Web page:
Tuesday, 6 Jun 2023

Kate ‘admires’ Lady Louise and James’s upbringing as she faces dilemma

Lady Louise 'destined for a private life' says Palmer

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Kate reportedly “admires” how Prince Edward and Sophie, the Earl and Countess of Wessex, are bringing up their children. While Sophie and Edward are both full-time working members of the Royal Family, they decided not to give the HRH styles and prince and princess titles to James, Viscount Severn, and Lady Louise Windsor upon their birth.

This decision is allowing the teenagers to grow up far from the spotlight, while remaining beloved members of the Royal Family who can take part in certain events.

How the Wessexes have juggled between being working royals open to public scrutiny and preparing their children for a future not already established for them is said to be regarded with respect by the Princess of Wales.

In her upcoming book The New Royals: Queen Elizabeth’s Legacy and the Future of the Crown, commentator Katie Nicholl wrote: “Kate is said to admire the way Prince Edward and his wife, Sophie, are raising their children — Lady Louise Windsor and James, Viscount Severn — in the bosom of the Royal Family but prepared for life in the real world.”

Sophie spoke in the summer of 2020 about deciding against bringing up her children as a prince and princess.

Speaking to The Sunday Times, the royal said: “We try to bring them up with the understanding they are very likely to have to work for a living.

“Hence we made the decision not to use HRH titles.

“They have them and can decide to use them from 18, but I think it’s highly unlikely.”

Lady Louise, the late Queen’s youngest granddaughter, reached the adult age in November last year, but has yet to publicly speak about which role she desires to have within the Firm.

In August, Buckingham Palace announced Louise had received her A-levels and would read English at St Andrews University – where Kate and Prince William met in 2001.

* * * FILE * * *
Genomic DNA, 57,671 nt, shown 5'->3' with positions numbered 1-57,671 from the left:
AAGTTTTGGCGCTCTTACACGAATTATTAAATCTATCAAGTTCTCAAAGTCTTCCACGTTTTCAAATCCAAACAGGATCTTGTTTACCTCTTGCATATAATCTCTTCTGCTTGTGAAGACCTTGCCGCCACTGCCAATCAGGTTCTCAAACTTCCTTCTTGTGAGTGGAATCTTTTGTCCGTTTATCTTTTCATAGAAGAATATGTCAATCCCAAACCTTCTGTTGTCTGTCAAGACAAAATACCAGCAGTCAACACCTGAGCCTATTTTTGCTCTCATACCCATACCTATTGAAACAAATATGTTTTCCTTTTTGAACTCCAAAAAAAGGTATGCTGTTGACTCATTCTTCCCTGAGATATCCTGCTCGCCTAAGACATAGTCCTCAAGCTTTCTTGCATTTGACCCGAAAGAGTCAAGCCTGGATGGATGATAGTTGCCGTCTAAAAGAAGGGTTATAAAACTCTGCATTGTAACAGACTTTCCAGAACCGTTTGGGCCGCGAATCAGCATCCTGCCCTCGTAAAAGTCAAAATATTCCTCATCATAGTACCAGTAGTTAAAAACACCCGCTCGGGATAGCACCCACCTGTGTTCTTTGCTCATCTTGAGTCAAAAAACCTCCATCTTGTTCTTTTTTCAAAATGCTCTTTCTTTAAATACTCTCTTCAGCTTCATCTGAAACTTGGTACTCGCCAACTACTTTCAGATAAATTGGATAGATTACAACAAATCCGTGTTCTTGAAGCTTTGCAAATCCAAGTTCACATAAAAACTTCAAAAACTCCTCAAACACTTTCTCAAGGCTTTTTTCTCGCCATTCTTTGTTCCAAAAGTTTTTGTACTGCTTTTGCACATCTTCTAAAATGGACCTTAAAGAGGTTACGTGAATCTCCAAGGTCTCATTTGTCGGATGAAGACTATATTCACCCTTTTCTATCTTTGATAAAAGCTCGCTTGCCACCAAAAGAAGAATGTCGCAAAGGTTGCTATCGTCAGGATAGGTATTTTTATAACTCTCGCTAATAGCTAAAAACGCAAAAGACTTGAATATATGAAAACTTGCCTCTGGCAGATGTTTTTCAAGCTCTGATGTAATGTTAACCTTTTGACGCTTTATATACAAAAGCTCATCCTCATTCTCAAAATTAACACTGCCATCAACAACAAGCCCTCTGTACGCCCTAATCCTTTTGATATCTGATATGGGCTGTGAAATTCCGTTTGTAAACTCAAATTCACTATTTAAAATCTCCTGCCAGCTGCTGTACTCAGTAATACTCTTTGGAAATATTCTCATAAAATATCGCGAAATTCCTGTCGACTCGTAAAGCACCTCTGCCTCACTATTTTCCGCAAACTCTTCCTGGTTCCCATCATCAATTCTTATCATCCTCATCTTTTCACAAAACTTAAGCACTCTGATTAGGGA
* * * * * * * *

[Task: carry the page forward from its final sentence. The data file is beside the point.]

The Princess of Wales’s eldest child, Prince George, doesn’t have the same freedom to make choices about his future as he is destined to become king after Prince William.

As for the future of Princess Charlotte and Prince Louis, Ms Nicholl believes it could be possible for the third-in-line to play a supportive role to her brother while the youngest member of the Wales family may become a non-working royal.

In an adapted extract from her book published by Vanity Fair, the author also wrote: “George, Charlotte, and Louis, who had starring roles at the Platinum Jubilee celebrations in June, are being raised by their parents with an awareness of their positions and the roles they will one day carry out in support of the monarchy.

“George knows that like his papa, he will one day be king, while Charlotte will likely juggle the role of being the spare with a career.

“Louis could well be a private citizen undertaking occasional royal duties, like William and Harry’s cousins Zara Tindall and Peter Phillips, as well as princesses Beatrice and Eugenie.

“Inevitably, because he is an heir, there will be more pressure on George, something William and Kate are acutely aware of.”

Prince George, Princess Charlotte and Prince Louis are slowly being introduced to royal duties.

The Prince and Princess of Wales’ firstborn and daughter, in particular, have already marked several firsts, including an official visit to Cardiff.

The siblings supported one another also during two poignant occasions – the memorial service for Prince Philip in March and the Queen’s funeral on Monday.

While they aren’t prince and princess, James and Louise have made a number of public appearances in recent months.

Last autumn, the Wessexes’ daughter appeared in a BBC documentary remembering Prince Philip, during which she spoke about their shared love for carriage driving.

The teenagers were very present during the Platinum Jubilee celebrations, attending all the events open to the wider family and stepping on the balcony of Buckingham Palace to watch the RAF flypast on June 2.

Following the death of the Queen, they joined forces with their six cousins and, despite their young age, took part in a 15-minute vigil at Westminster Hall.

Led by Prince William, the teenagers stood at each side of the coffin while thousands of mourners passed by to pay their respects.

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